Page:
Lawmakers demand answers about abuse at Harwinton youth home

The Connecticut Department of Children and Families confirmed several substantiated cases of physical and sexual abuse at the Harwinton home since 2021 – sometimes perpetrated by staff members.

John Craven

Oct 11, 2023, 10:58 PM

Updated 230 days ago

Share:

State lawmakers grilled child welfare authorities at a hearing Wednesday about multiple abuse cases – and a lawsuit – at a group home for young people in Harwinton.
"WE'VE GOT A PROBLEM HERE"
The Bridge Family Center in Harwinton is one of seven "STAR" (Short Term Assessment and Respite) homes across Connecticut. Each is a small residential facility meant to temporarily house troubled teenage girls, including victims of sex trafficking. Residents can leave for school and outpatient treatment visits.
STAR homes are meant to be a safe haven. But during the hearing, the Connecticut Department of Children and Families confirmed several substantiated cases of physical and sexual abuse at the Harwinton home since 2021 – sometimes perpetrated by staff members.
"The police were called to this home 16 times in one month," said state Rep. Gale Mastrofancesco (R-Wolcott). "I guess the question is when does somebody put their hand up and say, 'Whoa, we've got a problem here?'"
DCF leaders defended how they handled the cases. Commissioner Vanessa Dorantes noted that each time, the Bridge Family Center took corrective action, including removing staff members.
"Each of those incidences were responded to and investigated at the time that they occurred," Dorantes told the legislature's Committee on Children.
But lawmakers shot back, asking why DCF renewed the facility's contract last year.
"Was there any pause or consideration made not to renew this contract?" asked state Sen. Lisa Seminara (R-Avon).
Dorantes replied: "I don't believe so."
NEW LAWSUIT
The Bridge isn't just facing DCF scrutiny. In a new lawsuit, a 14-year-old former resident alleges she was physically assaulted and exposed to sexual abuse.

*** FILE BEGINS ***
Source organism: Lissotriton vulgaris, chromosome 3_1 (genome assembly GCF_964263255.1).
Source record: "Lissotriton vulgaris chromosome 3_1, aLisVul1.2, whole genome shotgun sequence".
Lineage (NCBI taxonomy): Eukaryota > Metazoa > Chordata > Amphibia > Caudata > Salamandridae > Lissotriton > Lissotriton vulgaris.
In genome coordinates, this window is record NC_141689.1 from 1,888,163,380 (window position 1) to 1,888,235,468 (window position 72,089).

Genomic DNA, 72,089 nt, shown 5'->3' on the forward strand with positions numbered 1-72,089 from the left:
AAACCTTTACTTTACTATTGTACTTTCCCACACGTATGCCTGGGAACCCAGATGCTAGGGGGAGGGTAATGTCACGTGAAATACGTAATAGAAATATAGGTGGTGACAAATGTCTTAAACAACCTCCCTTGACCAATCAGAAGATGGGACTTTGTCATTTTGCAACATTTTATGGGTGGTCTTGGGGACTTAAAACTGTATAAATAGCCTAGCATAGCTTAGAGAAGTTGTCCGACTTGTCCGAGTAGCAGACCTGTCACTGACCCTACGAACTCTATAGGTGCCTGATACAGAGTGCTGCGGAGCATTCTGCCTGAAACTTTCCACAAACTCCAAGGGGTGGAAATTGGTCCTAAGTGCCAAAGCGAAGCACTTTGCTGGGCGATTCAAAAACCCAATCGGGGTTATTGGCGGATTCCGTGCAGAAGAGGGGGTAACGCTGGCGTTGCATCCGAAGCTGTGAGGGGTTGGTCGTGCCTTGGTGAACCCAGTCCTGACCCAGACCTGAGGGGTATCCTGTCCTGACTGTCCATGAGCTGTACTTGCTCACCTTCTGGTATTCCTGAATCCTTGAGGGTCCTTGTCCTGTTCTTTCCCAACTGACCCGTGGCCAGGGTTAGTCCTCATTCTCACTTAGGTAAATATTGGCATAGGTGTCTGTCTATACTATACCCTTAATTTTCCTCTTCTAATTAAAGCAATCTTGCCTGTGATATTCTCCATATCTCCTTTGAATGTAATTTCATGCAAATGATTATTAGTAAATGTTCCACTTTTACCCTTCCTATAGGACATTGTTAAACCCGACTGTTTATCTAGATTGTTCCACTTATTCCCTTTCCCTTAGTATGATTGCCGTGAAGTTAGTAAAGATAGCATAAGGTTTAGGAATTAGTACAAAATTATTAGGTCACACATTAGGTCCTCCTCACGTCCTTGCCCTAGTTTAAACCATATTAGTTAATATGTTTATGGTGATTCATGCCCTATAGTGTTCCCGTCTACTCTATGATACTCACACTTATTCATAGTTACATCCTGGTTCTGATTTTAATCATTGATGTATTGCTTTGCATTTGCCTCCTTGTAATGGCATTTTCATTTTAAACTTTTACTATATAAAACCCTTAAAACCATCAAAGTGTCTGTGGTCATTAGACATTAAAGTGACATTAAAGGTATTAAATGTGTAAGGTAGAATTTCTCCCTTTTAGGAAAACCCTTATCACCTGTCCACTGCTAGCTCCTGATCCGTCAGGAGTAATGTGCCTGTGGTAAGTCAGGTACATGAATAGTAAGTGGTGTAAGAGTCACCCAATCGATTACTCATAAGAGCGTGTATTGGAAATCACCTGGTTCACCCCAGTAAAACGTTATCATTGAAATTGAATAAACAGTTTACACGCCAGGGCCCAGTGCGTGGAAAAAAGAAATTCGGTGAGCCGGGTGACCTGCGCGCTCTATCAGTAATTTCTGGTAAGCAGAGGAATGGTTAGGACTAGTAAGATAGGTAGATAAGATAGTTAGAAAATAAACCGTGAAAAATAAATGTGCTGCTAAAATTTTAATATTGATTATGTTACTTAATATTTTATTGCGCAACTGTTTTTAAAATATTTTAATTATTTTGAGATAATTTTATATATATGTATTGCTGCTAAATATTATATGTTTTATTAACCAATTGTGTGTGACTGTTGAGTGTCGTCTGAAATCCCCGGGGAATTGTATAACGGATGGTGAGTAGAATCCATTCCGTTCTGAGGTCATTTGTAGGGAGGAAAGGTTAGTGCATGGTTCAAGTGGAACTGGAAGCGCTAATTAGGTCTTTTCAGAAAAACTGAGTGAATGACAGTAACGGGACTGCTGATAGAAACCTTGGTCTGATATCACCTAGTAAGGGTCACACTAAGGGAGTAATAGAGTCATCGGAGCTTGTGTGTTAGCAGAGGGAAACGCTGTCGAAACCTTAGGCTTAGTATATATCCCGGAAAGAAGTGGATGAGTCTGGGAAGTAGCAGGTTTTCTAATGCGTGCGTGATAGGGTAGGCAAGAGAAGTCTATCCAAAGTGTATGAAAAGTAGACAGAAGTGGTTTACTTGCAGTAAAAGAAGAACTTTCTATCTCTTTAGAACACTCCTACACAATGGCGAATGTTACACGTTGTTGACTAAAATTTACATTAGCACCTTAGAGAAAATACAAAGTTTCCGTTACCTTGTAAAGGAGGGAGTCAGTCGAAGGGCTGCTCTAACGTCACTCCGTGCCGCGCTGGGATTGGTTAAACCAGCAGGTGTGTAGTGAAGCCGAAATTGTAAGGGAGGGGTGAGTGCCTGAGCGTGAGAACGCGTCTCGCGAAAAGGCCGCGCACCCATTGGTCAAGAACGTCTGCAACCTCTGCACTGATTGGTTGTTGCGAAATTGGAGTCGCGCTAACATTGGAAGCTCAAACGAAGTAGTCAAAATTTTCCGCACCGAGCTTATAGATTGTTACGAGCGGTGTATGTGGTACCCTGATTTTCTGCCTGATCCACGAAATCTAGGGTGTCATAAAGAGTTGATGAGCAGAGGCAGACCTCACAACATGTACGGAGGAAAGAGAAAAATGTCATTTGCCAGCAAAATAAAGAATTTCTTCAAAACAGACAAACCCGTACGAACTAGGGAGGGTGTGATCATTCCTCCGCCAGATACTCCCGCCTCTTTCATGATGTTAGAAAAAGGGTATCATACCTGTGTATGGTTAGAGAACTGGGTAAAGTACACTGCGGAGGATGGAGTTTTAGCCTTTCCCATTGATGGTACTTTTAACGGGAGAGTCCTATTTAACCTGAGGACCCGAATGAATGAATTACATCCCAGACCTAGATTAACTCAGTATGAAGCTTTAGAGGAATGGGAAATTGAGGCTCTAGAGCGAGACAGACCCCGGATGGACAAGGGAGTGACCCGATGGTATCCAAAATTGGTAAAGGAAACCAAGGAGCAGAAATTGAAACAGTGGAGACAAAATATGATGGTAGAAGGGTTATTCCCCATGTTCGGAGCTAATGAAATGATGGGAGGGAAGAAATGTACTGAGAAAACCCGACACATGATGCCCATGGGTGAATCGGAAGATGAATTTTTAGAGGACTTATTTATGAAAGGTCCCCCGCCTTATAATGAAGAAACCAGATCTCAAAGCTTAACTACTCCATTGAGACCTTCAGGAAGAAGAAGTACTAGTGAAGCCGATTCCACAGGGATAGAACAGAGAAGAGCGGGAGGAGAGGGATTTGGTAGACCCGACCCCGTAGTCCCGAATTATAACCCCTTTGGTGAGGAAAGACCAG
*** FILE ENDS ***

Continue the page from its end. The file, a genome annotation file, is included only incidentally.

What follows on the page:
"The plaintiff will never enjoy the health and wellbeing she did prior to becoming a resident at the defendant's facility, and her ability to enjoy the full spectrum of life's activities has been impaired," the lawsuit reads.
Several months earlier, Plymouth police charged a man with paying another former resident for sex – although Bridge Center has noted he was not an employee and that residents have the freedom to leave the facility.
Because of the lawsuit, The Bridge Family Center director Margaret Hann did not appear in person. But she defended the home in a letter to lawmakers.
"We restructured our program," Hann wrote. "This included terminating several employees that proved to be a poor fit for the program, contracting with an outside organization who offers intensive on-site observation and training."
For now, no teens are living at the facility, according to a DCF spokesperson. The agency has issued a formal Plan of
Corrective Action on July 27. The state recently gave The Bridge Family Center an extra 60 days to comply due to hiring challenges at the facility.
BIGGER PROBLEM?
Connecticut Child Advocate Sarah Eagan told lawmakers this is just a symptom of a broken system. She noted that some youths stay in STAR homes, which are designed to be temporary, for up to 533 days.
"We're long past the 'canary in the coal mine,'" Eagan said. "There are probably parents sitting right here in front of me who have begged and pleaded and cried for care for their child."
Committee members from both parties pledged to look at legislative changes next session.
"It's very clear that we have to do work to make sure the kids are safe," said state Rep. Mary Welander (D-Orange)


More from News 12